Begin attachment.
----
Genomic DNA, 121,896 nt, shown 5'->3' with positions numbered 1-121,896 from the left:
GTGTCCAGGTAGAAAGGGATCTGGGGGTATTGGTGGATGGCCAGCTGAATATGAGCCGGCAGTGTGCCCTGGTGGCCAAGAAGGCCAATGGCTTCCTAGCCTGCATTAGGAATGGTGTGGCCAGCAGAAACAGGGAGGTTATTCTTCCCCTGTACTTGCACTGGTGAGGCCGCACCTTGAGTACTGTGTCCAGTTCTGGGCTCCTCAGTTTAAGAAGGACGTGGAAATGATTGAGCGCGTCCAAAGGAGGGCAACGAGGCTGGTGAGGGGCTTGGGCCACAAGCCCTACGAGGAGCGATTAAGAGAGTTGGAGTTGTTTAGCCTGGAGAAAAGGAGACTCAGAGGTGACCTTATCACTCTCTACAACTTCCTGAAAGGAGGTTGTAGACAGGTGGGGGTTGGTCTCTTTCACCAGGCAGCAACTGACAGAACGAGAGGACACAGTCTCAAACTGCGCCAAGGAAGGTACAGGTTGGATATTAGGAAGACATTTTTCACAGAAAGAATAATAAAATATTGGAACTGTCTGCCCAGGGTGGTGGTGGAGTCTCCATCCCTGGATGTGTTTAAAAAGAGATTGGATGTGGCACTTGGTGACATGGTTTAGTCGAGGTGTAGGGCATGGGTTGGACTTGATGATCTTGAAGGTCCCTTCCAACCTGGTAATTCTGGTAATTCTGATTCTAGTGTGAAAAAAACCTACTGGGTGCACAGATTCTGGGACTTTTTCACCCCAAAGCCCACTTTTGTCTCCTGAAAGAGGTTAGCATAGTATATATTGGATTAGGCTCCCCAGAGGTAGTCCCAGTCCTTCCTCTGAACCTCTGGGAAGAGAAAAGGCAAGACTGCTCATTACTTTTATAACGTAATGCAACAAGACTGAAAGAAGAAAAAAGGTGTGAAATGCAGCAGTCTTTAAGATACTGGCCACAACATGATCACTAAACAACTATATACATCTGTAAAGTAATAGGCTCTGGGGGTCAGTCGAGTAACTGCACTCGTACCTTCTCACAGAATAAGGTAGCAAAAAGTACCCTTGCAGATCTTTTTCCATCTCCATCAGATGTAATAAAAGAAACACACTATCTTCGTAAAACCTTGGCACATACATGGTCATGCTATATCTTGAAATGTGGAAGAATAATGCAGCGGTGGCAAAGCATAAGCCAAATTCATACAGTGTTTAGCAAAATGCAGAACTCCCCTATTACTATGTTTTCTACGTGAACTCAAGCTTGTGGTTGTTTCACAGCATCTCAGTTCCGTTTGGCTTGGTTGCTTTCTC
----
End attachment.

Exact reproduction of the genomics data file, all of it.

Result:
Genomic DNA, 121,896 nt, shown 5'->3' with positions numbered 1-121,896 from the left:
GTGTCCAGGTAGAAAGGGATCTGGGGGTATTGGTGGATGGCCAGCTGAATATGAGCCGGCAGTGTGCCCTGGTGGCCAAGAAGGCCAATGGCTTCCTAGCCTGCATTAGGAATGGTGTGGCCAGCAGAAACAGGGAGGTTATTCTTCCCCTGTACTTGCACTGGTGAGGCCGCACCTTGAGTACTGTGTCCAGTTCTGGGCTCCTCAGTTTAAGAAGGACGTGGAAATGATTGAGCGCGTCCAAAGGAGGGCAACGAGGCTGGTGAGGGGCTTGGGCCACAAGCCCTACGAGGAGCGATTAAGAGAGTTGGAGTTGTTTAGCCTGGAGAAAAGGAGACTCAGAGGTGACCTTATCACTCTCTACAACTTCCTGAAAGGAGGTTGTAGACAGGTGGGGGTTGGTCTCTTTCACCAGGCAGCAACTGACAGAACGAGAGGACACAGTCTCAAACTGCGCCAAGGAAGGTACAGGTTGGATATTAGGAAGACATTTTTCACAGAAAGAATAATAAAATATTGGAACTGTCTGCCCAGGGTGGTGGTGGAGTCTCCATCCCTGGATGTGTTTAAAAAGAGATTGGATGTGGCACTTGGTGACATGGTTTAGTCGAGGTGTAGGGCATGGGTTGGACTTGATGATCTTGAAGGTCCCTTCCAACCTGGTAATTCTGGTAATTCTGATTCTAGTGTGAAAAAAACCTACTGGGTGCACAGATTCTGGGACTTTTTCACCCCAAAGCCCACTTTTGTCTCCTGAAAGAGGTTAGCATAGTATATATTGGATTAGGCTCCCCAGAGGTAGTCCCAGTCCTTCCTCTGAACCTCTGGGAAGAGAAAAGGCAAGACTGCTCATTACTTTTATAACGTAATGCAACAAGACTGAAAGAAGAAAAAAGGTGTGAAATGCAGCAGTCTTTAAGATACTGGCCACAACATGATCACTAAACAACTATATACATCTGTAAAGTAATAGGCTCTGGGGGTCAGTCGAGTAACTGCACTCGTACCTTCTCACAGAATAAGGTAGCAAAAAGTACCCTTGCAGATCTTTTTCCATCTCCATCAGATGTAATAAAAGAAACACACTATCTTCGTAAAACCTTGGCACATACATGGTCATGCTATATCTTGAAATGTGGAAGAATAATGCAGCGGTGGCAAAGCATAAGCCAAATTCATACAGTGTTTAGCAAAATGCAGAACTCCCCTATTACTATGTTTTCTACGTGAACTCAAGCTTGTGGTTGTTTCACAGCATCTCAGTTCCGTTTGGCTTGGTTGCTTTCTC